What's new

First trip to Japan...


1 Oct 2003
Alrighty, well, I'm finally going to get to go to Japan for the first time, so I've got a few questions to ask.

I'm going in March and I'm going to Tokyo, what is the weather like during that time? Also, I remember that when I was in Paris something about the weather just didn't settle well with my complexion. Should I worry about abnormally high humidity levels there or what?

Also, should I be paranoid about drinking the water there? Is it like that with every foreign country you go into? 'Cause I know I don't want to miss out on certain dishes just because of this.

And, since I'm going to be goin' to Tokyo, is there anything you recommend me go see? I know there's a lot of stuff that can be done there and I think I've only got a week to work with. Also, I've gotta get into a japanese class here at the university or I'll be learning solo. I really don't wanna look silly speaking everything wrong. That would just be too embarassing.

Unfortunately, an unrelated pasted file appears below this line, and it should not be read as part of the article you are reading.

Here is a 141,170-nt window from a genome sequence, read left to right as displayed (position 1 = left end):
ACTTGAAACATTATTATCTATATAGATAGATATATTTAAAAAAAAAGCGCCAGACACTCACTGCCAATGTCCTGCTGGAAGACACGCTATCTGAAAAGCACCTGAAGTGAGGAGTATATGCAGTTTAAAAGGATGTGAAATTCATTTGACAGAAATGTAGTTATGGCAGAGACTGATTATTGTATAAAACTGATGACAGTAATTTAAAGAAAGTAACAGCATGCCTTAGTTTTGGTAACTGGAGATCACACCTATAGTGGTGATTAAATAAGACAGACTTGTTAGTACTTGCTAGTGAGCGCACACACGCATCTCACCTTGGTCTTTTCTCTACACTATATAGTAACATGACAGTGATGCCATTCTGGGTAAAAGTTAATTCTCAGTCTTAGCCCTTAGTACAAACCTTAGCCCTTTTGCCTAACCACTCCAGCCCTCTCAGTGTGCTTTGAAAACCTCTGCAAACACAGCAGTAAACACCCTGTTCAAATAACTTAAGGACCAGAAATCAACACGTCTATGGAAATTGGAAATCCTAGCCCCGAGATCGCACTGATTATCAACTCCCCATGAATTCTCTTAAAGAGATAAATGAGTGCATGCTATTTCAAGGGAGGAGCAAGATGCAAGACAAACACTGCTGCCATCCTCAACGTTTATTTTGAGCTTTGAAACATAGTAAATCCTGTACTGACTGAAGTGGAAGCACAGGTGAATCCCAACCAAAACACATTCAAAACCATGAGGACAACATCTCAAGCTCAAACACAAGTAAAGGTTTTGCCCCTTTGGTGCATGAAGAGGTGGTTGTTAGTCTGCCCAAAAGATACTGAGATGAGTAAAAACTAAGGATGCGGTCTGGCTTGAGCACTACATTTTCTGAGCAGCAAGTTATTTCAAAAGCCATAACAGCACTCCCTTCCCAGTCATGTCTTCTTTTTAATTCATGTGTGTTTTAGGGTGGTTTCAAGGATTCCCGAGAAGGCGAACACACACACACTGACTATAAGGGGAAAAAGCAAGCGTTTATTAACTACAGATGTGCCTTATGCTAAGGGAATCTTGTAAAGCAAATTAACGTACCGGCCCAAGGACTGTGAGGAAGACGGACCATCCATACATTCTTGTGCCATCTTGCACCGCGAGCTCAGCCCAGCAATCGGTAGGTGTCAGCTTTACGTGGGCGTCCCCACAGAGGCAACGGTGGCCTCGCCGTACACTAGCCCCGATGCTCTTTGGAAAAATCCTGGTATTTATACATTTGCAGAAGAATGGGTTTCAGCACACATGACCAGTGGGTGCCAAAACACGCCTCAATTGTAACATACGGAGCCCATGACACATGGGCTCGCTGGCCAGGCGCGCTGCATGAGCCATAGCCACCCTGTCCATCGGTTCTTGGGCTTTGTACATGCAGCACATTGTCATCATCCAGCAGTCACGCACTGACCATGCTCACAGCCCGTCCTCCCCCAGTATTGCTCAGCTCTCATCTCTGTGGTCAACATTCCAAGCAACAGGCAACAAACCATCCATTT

Anyways, I hope none of my questions seem a bit silly or anything. I would greatly appreciate anyone's input!

I really wouldn't worry too much about high humidity levels if you're going in March (heh). In fact, March is a great time to go as the spring thaw should be in full effect (not like Tokyo ever gets that cold anyways).

Re: drinking the water, I don't think that really applies to Japan (at least from my experience). I can't think of even a single instance where someone fell ill as a result (to my knowledge). Some people have been known to have difficulty with their bodies adjusting to the time zone, diet, and differences in temperature when staying extend periods of time but since you're only going for a week you should be fine.